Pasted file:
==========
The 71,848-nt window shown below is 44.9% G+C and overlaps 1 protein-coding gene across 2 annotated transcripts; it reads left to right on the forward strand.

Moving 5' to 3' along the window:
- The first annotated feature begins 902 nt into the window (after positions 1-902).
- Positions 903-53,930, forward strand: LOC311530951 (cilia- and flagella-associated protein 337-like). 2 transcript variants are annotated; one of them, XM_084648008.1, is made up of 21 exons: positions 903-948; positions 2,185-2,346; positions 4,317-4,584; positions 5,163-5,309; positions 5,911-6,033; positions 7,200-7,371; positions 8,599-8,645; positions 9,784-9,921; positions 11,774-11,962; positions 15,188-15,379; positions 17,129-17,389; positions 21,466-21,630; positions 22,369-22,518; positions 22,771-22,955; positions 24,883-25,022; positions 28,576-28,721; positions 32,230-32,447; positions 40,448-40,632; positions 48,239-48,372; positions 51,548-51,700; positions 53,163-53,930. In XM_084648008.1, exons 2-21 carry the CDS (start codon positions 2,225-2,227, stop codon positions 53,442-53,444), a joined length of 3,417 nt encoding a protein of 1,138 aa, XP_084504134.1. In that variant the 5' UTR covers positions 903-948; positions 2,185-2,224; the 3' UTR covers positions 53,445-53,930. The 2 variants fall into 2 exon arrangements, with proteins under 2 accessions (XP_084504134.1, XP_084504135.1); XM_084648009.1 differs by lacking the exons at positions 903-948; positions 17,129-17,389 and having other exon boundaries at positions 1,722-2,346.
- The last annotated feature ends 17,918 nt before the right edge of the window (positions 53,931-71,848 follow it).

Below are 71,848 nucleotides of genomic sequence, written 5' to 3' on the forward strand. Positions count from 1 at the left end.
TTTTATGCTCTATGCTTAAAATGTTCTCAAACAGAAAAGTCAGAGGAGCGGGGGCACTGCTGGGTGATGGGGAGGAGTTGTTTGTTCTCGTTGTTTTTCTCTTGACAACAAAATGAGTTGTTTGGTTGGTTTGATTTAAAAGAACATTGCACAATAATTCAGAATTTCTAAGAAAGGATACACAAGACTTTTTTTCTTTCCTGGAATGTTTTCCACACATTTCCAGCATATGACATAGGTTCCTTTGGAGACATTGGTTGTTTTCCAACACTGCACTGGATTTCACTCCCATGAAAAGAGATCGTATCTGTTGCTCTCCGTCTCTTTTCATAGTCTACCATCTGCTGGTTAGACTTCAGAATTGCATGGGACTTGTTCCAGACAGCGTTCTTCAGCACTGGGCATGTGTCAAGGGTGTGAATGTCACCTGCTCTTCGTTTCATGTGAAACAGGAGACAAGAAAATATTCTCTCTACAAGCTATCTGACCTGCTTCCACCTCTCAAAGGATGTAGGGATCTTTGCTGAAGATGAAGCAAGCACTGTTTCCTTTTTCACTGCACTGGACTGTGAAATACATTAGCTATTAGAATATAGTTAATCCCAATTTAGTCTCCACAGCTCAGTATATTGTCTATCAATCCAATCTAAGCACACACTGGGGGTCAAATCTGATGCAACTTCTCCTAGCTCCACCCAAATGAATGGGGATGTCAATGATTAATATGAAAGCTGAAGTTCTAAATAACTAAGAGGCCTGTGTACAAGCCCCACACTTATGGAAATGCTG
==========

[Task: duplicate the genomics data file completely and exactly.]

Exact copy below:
The 71,848-nt window shown below is 44.9% G+C and overlaps 1 protein-coding gene across 2 annotated transcripts; it reads left to right on the forward strand.

Moving 5' to 3' along the window:
- The first annotated feature begins 902 nt into the window (after positions 1-902).
- Positions 903-53,930, forward strand: LOC311530951 (cilia- and flagella-associated protein 337-like). 2 transcript variants are annotated; one of them, XM_084648008.1, is made up of 21 exons: positions 903-948; positions 2,185-2,346; positions 4,317-4,584; positions 5,163-5,309; positions 5,911-6,033; positions 7,200-7,371; positions 8,599-8,645; positions 9,784-9,921; positions 11,774-11,962; positions 15,188-15,379; positions 17,129-17,389; positions 21,466-21,630; positions 22,369-22,518; positions 22,771-22,955; positions 24,883-25,022; positions 28,576-28,721; positions 32,230-32,447; positions 40,448-40,632; positions 48,239-48,372; positions 51,548-51,700; positions 53,163-53,930. In XM_084648008.1, exons 2-21 carry the CDS (start codon positions 2,225-2,227, stop codon positions 53,442-53,444), a joined length of 3,417 nt encoding a protein of 1,138 aa, XP_084504134.1. In that variant the 5' UTR covers positions 903-948; positions 2,185-2,224; the 3' UTR covers positions 53,445-53,930. The 2 variants fall into 2 exon arrangements, with proteins under 2 accessions (XP_084504134.1, XP_084504135.1); XM_084648009.1 differs by lacking the exons at positions 903-948; positions 17,129-17,389 and having other exon boundaries at positions 1,722-2,346.
- The last annotated feature ends 17,918 nt before the right edge of the window (positions 53,931-71,848 follow it).

Below are 71,848 nucleotides of genomic sequence, written 5' to 3' on the forward strand. Positions count from 1 at the left end.
TTTTATGCTCTATGCTTAAAATGTTCTCAAACAGAAAAGTCAGAGGAGCGGGGGCACTGCTGGGTGATGGGGAGGAGTTGTTTGTTCTCGTTGTTTTTCTCTTGACAACAAAATGAGTTGTTTGGTTGGTTTGATTTAAAAGAACATTGCACAATAATTCAGAATTTCTAAGAAAGGATACACAAGACTTTTTTTCTTTCCTGGAATGTTTTCCACACATTTCCAGCATATGACATAGGTTCCTTTGGAGACATTGGTTGTTTTCCAACACTGCACTGGATTTCACTCCCATGAAAAGAGATCGTATCTGTTGCTCTCCGTCTCTTTTCATAGTCTACCATCTGCTGGTTAGACTTCAGAATTGCATGGGACTTGTTCCAGACAGCGTTCTTCAGCACTGGGCATGTGTCAAGGGTGTGAATGTCACCTGCTCTTCGTTTCATGTGAAACAGGAGACAAGAAAATATTCTCTCTACAAGCTATCTGACCTGCTTCCACCTCTCAAAGGATGTAGGGATCTTTGCTGAAGATGAAGCAAGCACTGTTTCCTTTTTCACTGCACTGGACTGTGAAATACATTAGCTATTAGAATATAGTTAATCCCAATTTAGTCTCCACAGCTCAGTATATTGTCTATCAATCCAATCTAAGCACACACTGGGGGTCAAATCTGATGCAACTTCTCCTAGCTCCACCCAAATGAATGGGGATGTCAATGATTAATATGAAAGCTGAAGTTCTAAATAACTAAGAGGCCTGTGTACAAGCCCCACACTTATGGAAATGCTG